Athena Center for Leadership Studies

Vagelos Alumnae Center
212-854-1264
646-810-3944 (fax)
athenacenter.barnard.edu
Director: Kathryn Kolbert
Administrative Assistant: Belinda Hamer

Mission

The Athena Center for Leadership Studies was created to explore how women lead and how gender affects leadership styles and strategies. Its interdisciplinary, innovative undergraduate program, the Athena Scholars Program, combines rigorous academic and experiential study which help students prepare to assume positions of leadership at the highest levels of achievement.

Athena Scholars Program

Barnard students of any major may participate in the Athena Scholars Program; the declaration of intent must be filed by the Spring of sophomore year. Participation in the Athena program does not constitute a major. Rather, completion of the program is typically done in conjunction with the College’s general educational and the student’s major requirements. Students who complete the program receive recognition on their transcripts indicating their standing as an Athena Leadership Scholar. Special opportunities, including fellowships and mentoring, are available to Athena Scholars.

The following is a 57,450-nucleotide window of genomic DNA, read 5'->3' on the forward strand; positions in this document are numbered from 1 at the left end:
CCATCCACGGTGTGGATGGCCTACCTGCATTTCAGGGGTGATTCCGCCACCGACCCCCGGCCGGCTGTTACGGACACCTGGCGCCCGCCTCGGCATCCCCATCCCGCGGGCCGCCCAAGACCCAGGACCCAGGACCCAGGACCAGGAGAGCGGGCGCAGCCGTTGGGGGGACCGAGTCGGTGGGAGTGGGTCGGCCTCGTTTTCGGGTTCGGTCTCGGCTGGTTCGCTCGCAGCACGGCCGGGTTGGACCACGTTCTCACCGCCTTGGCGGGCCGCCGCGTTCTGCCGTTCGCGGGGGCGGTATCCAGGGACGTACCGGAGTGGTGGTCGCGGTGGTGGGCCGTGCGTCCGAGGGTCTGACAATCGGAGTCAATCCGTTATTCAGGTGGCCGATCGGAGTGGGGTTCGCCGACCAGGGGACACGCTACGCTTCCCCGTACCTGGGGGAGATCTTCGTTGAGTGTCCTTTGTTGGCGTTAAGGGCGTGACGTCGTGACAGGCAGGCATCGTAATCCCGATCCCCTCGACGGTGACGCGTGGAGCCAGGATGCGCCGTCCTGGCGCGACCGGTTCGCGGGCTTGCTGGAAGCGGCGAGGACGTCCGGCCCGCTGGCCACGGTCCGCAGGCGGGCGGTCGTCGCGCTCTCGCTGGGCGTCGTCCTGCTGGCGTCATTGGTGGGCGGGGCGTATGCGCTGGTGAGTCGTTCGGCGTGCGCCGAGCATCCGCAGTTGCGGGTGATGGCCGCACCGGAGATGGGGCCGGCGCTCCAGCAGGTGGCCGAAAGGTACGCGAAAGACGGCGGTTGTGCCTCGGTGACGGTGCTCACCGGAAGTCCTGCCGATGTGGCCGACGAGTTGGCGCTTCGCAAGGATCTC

Student Developmental Goals

The Athena Scholars Program aspires to develop leaders who are:

  • Visionary
  • Courageous and resilient
  • Bold and innovative
  • Globally aware and culturally sensitive
  • Determined to make the world a better place

Athena leaders embrace diversity and encourage other women to lead.

Student Learning Outcomes

Athena Scholars Program participants will develop and enhance the above developmental goals through the following learning objectives:

  • Identify and communicate the importance of women’s leadership to an increasingly global, diverse and interconnected world.
  • Think and write critically about gendered institutions, theories, and strategies, and how they affect leadership.
  • Integrate theoretical frameworks on women and leadership with skills learned in the Athena Leadership Lab while completing an internship.
  • Interpret the historical, social, economic and cultural influences that have shaped, and continue to shape, women’s advancement, including (but not limited to) politics, family, business, and social reform.
  • Apply concepts or methods from more than one social science, humanities, or adjacent discipline to analyze gendered leadership styles and strategies.
  • Communicate ideas effectively in writing and oral presentations.
  • Design, execute and present a social action project.